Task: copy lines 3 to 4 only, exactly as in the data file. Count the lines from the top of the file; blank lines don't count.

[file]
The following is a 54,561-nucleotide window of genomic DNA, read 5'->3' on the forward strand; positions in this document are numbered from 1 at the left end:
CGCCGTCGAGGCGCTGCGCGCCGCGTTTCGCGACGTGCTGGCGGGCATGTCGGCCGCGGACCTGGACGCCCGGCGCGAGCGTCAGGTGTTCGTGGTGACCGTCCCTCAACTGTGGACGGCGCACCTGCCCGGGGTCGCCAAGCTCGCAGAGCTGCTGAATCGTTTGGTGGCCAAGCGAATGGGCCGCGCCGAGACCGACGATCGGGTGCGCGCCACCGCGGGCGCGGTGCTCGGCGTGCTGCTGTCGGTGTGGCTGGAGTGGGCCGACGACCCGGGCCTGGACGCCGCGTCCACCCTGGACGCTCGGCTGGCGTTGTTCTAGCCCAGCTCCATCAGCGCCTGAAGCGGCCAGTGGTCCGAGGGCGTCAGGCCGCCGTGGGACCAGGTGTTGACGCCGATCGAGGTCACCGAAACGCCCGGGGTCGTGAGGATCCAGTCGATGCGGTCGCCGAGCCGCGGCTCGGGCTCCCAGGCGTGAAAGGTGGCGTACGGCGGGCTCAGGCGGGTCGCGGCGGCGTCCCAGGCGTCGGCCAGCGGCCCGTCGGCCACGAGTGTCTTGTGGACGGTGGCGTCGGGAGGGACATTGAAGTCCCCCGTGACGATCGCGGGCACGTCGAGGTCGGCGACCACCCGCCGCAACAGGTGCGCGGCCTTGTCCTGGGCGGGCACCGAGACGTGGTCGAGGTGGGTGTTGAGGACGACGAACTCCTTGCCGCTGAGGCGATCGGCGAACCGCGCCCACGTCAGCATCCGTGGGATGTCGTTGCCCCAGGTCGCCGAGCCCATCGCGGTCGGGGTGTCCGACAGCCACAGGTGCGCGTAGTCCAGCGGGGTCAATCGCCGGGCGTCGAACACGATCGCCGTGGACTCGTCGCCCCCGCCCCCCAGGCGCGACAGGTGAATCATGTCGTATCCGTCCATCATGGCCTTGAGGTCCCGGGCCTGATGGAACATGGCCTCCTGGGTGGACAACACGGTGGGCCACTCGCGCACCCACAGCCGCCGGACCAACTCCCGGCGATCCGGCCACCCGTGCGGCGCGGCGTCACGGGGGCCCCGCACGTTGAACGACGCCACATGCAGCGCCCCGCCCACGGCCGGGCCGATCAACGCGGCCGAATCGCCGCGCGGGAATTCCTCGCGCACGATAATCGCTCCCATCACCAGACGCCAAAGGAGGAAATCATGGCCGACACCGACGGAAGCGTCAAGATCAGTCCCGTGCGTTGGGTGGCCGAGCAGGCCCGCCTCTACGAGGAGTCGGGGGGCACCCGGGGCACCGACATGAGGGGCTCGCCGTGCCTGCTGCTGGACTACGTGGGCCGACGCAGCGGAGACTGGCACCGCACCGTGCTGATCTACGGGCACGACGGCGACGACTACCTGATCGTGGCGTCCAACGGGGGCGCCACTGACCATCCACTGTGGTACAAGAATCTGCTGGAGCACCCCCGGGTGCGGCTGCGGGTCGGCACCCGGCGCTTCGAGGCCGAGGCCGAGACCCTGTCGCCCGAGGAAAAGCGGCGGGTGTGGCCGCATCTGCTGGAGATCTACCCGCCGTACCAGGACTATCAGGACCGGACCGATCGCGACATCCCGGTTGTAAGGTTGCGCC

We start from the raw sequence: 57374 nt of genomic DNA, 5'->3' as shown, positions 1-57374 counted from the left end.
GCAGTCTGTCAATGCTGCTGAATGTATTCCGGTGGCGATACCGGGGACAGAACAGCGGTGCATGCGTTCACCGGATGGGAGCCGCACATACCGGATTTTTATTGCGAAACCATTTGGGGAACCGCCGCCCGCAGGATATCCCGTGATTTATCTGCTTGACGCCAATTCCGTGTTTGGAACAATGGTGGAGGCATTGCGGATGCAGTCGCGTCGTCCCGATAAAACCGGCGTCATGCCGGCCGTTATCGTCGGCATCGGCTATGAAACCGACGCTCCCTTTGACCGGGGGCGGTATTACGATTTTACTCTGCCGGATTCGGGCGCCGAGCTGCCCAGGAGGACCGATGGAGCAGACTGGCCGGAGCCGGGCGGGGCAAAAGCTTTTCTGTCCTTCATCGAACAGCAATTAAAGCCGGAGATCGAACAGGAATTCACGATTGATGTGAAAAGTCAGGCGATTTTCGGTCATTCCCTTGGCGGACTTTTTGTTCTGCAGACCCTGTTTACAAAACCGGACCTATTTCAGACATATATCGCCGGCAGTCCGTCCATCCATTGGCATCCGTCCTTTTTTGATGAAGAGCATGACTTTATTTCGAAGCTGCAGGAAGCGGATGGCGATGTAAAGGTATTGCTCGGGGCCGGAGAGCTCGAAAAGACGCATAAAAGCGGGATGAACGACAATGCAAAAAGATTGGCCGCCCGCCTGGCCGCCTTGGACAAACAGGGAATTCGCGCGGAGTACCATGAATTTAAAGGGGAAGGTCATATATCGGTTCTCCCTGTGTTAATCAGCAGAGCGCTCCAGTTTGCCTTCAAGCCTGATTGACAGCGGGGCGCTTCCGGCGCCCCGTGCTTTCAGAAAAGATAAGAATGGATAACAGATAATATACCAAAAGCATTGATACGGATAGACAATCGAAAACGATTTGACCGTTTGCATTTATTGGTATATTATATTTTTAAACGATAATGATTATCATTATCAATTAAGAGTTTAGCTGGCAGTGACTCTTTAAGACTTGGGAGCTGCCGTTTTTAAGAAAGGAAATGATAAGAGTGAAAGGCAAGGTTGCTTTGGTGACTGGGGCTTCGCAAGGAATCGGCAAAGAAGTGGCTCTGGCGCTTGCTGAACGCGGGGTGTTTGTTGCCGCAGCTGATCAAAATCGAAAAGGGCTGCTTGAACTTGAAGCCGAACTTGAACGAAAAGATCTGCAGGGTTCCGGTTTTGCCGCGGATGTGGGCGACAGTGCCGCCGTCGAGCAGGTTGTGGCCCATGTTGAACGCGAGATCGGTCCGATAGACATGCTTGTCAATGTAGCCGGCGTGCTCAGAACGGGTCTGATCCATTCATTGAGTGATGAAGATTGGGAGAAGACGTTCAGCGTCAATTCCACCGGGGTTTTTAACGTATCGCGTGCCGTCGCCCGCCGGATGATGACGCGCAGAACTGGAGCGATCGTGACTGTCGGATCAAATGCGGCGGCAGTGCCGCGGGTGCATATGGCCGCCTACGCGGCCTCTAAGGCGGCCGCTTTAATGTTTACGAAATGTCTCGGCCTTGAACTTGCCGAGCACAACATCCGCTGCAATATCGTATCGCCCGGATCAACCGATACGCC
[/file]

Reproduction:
We start from the raw sequence: 57374 nt of genomic DNA, 5'->3' as shown, positions 1-57374 counted from the left end.
GCAGTCTGTCAATGCTGCTGAATGTATTCCGGTGGCGATACCGGGGACAGAACAGCGGTGCATGCGTTCACCGGATGGGAGCCGCACATACCGGATTTTTATTGCGAAACCATTTGGGGAACCGCCGCCCGCAGGATATCCCGTGATTTATCTGCTTGACGCCAATTCCGTGTTTGGAACAATGGTGGAGGCATTGCGGATGCAGTCGCGTCGTCCCGATAAAACCGGCGTCATGCCGGCCGTTATCGTCGGCATCGGCTATGAAACCGACGCTCCCTTTGACCGGGGGCGGTATTACGATTTTACTCTGCCGGATTCGGGCGCCGAGCTGCCCAGGAGGACCGATGGAGCAGACTGGCCGGAGCCGGGCGGGGCAAAAGCTTTTCTGTCCTTCATCGAACAGCAATTAAAGCCGGAGATCGAACAGGAATTCACGATTGATGTGAAAAGTCAGGCGATTTTCGGTCATTCCCTTGGCGGACTTTTTGTTCTGCAGACCCTGTTTACAAAACCGGACCTATTTCAGACATATATCGCCGGCAGTCCGTCCATCCATTGGCATCCGTCCTTTTTTGATGAAGAGCATGACTTTATTTCGAAGCTGCAGGAAGCGGATGGCGATGTAAAGGTATTGCTCGGGGCCGGAGAGCTCGAAAAGACGCATAAAAGCGGGATGAACGACAATGCAAAAAGATTGGCCGCCCGCCTGGCCGCCTTGGACAAACAGGGAATTCGCGCGGAGTACCATGAATTTAAAGGGGAAGGTCATATATCGGTTCTCCCTGTGTTAATCAGCAGAGCGCTCCAGTTTGCCTTCAAGCCTGATTGACAGCGGGGCGCTTCCGGCGCCCCGTGCTTTCAGAAAAGATAAGAATGGATAACAGATAATATACCAAAAGCATTGATACGGATAGACAATCGAAAACGATTTGACCGTTTGCATTTATTGGTATATTATATTTTTAAACGATAATGATTATCATTATCAATTAAGAGTTTAGCTGGCAGTGACTCTTTAAGACTTGGGAGCTGCCGTTTTTAAGAAAGGAAATGATAAGAGTGAAAGGCAAGGTTGCTTTGGTGACTGGGGCTTCGCAAGGAATCGGCAAAGAAGTGGCTCTGGCGCTTGCTGAACGCGGGGTGTTTGTTGCCGCAGCTGATCAAAATCGAAAAGGGCTGCTTGAACTTGAAGCCGAACTTGAACGAAAAGATCTGCAGGGTTCCGGTTTTGCCGCGGATGTGGGCGACAGTGCCGCCGTCGAGCAGGTTGTGGCCCATGTTGAACGCGAGATCGGTCCGATAGACATGCTTGTCAATGTAGCCGGCGTGCTCAGAACGGGTCTGATCCATTCATTGAGTGATGAAGATTGGGAGAAGACGTTCAGCGTCAATTCCACCGGGGTTTTTAACGTATCGCGTGCCGTCGCCCGCCGGATGATGACGCGCAGAACTGGAGCGATCGTGACTGTCGGATCAAATGCGGCGGCAGTGCCGCGGGTGCATATGGCCGCCTACGCGGCCTCTAAGGCGGCCGCTTTAATGTTTACGAAATGTCTCGGCCTTGAACTTGCCGAGCACAACATCCGCTGCAATATCGTATCGCCCGGATCAACCGATACGCC